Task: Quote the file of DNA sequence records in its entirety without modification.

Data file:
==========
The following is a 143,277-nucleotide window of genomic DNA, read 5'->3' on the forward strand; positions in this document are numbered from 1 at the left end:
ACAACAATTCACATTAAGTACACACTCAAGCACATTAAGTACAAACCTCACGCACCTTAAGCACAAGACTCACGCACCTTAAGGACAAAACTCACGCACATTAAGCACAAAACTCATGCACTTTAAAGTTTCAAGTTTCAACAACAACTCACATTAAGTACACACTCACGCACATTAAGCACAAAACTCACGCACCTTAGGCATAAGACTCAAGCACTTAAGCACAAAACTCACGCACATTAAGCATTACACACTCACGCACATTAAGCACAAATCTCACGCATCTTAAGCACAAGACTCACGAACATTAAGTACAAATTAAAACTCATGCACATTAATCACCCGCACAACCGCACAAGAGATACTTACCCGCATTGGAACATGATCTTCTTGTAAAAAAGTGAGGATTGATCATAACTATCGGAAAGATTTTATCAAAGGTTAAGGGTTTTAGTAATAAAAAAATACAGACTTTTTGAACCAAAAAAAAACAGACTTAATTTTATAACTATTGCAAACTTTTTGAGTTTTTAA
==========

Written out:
The following is a 143,277-nucleotide window of genomic DNA, read 5'->3' on the forward strand; positions in this document are numbered from 1 at the left end:
ACAACAATTCACATTAAGTACACACTCAAGCACATTAAGTACAAACCTCACGCACCTTAAGCACAAGACTCACGCACCTTAAGGACAAAACTCACGCACATTAAGCACAAAACTCATGCACTTTAAAGTTTCAAGTTTCAACAACAACTCACATTAAGTACACACTCACGCACATTAAGCACAAAACTCACGCACCTTAGGCATAAGACTCAAGCACTTAAGCACAAAACTCACGCACATTAAGCATTACACACTCACGCACATTAAGCACAAATCTCACGCATCTTAAGCACAAGACTCACGAACATTAAGTACAAATTAAAACTCATGCACATTAATCACCCGCACAACCGCACAAGAGATACTTACCCGCATTGGAACATGATCTTCTTGTAAAAAAGTGAGGATTGATCATAACTATCGGAAAGATTTTATCAAAGGTTAAGGGTTTTAGTAATAAAAAAATACAGACTTTTTGAACCAAAAAAAAACAGACTTAATTTTATAACTATTGCAAACTTTTTGAGTTTTTAA